The reason that the term "false labor" has fallen out of fashion is because it is discrediting the mother's experience. Calling her sensations a "false labor" could make her feel invalidated. She wonders, "Did I imagine that pain?" and "If this was false labor, what's real labor going to feel like?" She might also doubt herself. "They told me when it was time, I would know, but then I was wrong!"
The thing about prodromal labor is that although it can happen in any pregnancy, it is more common in a subsequent one. This can be an extra frustrating to an experienced mom who has already been through labor before and is just sure she will recognize it when it comes again.
Another important reason to shy away from calling it "false" labor is that it incorrectly assumes that the contractions aren't DOING anything. This is simply not true! Every contraction does something, whether it is toning the uterus (like warming up before a long run) or making changes in the cervix.
Labor progresses in six ways, but most people only think of dilation when talking about whether a woman is progressing. Prodromal labor contractions often prepare the body for labor in one of the other ways, such as moving the cervix from posterior to anterior (from back to front) softening/ripening it (it goes from firm like the tip of your nose to soft like your lips) or effacing/thinning it. This is the shortening of the length of the cervix, often measured in percents. If you've ever seen my balloon demonstration, then you understand why effacement is so important!
These changes may all take place in one fluid, linear labor (more common in a first pregnancy) or in choppy pieces (more common in subsequent ones). Often women will notice that contractions will come in the evening, maybe even starting to establish a pattern. If they are smart, these moms will first text or call me to give me a heads-ups, and then eat, drink and go try to sleep. Perhaps they will wake up the next morning and realize, "Guess that wasn't it!"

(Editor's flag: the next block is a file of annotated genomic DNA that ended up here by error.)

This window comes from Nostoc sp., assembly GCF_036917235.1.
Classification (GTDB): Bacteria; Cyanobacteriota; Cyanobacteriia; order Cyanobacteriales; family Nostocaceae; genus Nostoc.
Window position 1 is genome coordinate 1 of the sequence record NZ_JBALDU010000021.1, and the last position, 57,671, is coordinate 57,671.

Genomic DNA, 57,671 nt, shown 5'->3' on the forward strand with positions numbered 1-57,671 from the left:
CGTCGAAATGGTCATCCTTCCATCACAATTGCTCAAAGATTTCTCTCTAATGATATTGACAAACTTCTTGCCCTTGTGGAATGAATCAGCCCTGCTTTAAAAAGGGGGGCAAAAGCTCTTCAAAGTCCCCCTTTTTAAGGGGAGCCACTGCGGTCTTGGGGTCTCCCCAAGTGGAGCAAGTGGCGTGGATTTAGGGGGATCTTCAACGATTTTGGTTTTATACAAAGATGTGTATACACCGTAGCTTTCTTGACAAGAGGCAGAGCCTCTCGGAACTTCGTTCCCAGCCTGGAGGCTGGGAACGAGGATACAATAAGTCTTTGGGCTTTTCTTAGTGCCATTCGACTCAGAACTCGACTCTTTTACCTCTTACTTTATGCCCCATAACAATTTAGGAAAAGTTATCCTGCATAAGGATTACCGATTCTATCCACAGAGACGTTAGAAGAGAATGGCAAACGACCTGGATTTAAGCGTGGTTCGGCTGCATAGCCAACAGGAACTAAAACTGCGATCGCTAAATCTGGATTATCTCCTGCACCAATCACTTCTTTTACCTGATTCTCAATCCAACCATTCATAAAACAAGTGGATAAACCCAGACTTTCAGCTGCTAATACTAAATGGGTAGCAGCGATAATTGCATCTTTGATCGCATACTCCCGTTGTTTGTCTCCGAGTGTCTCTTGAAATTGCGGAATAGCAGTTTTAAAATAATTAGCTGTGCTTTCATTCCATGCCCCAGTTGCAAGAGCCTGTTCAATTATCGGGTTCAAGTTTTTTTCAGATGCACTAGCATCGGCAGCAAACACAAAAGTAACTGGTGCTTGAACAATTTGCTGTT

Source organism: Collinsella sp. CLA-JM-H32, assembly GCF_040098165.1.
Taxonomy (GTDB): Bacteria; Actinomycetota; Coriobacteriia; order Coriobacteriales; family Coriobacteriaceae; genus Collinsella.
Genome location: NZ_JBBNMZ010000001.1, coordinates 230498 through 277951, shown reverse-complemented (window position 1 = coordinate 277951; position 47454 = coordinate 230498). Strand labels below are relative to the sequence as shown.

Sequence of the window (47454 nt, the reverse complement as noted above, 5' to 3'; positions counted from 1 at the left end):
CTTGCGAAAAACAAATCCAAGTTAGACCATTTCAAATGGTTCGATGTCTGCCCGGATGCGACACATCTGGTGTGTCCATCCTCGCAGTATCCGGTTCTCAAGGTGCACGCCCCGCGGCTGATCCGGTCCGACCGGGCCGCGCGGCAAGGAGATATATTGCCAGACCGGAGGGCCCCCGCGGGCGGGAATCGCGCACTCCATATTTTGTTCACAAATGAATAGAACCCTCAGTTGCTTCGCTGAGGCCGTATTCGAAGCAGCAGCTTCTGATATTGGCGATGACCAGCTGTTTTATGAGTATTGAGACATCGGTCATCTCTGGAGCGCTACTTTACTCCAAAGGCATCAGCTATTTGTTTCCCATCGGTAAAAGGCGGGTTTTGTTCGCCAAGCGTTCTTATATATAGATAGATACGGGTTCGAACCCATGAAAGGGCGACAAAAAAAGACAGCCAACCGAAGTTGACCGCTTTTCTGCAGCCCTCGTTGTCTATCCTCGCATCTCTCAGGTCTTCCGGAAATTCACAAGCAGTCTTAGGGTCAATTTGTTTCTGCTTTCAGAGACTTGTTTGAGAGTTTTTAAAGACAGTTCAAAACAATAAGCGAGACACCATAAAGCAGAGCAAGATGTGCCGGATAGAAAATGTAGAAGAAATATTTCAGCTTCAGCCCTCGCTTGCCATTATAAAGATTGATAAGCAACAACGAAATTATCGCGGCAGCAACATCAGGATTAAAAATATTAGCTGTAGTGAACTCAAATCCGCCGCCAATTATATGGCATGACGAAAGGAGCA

If it is it, hopefully they can catch a few hours of sleep or even just some rest before things get really intense.
True active labor contractions will get longer, stronger, and closer together. No matter what you are doing. Walking, resting, bathing, showering, thinking about them, not thinking about them, timing them, ignoring them or wishing with all your might that they would go away. It won't matter.
Prodromal labor, however, will usually respond to changes you make. Often drinking more water will help quiet these contractions down. Also, sometimes a long prodromal labor (non-patterned contractions over days or even weeks!) can be because your body is trying to move your baby to a better position. Try the Miles Circuit to help with this one.
And remember, I always want to know what's going on. I would rather have many "false alarms" then have a mother NOT call me when its really time because she isn't sure that this is it. Think of it this way. You can be 100 percent sure that you know when NOT to call.
Am I in labor right now? Nope.
Could I be? Nope.
If you can't answer nope to both of these questions, its a good idea to give me a heads-up. If nothing else, I will listen to you have a contraction or two on the phone and let you know what I think and set a time for us to check in with each other again.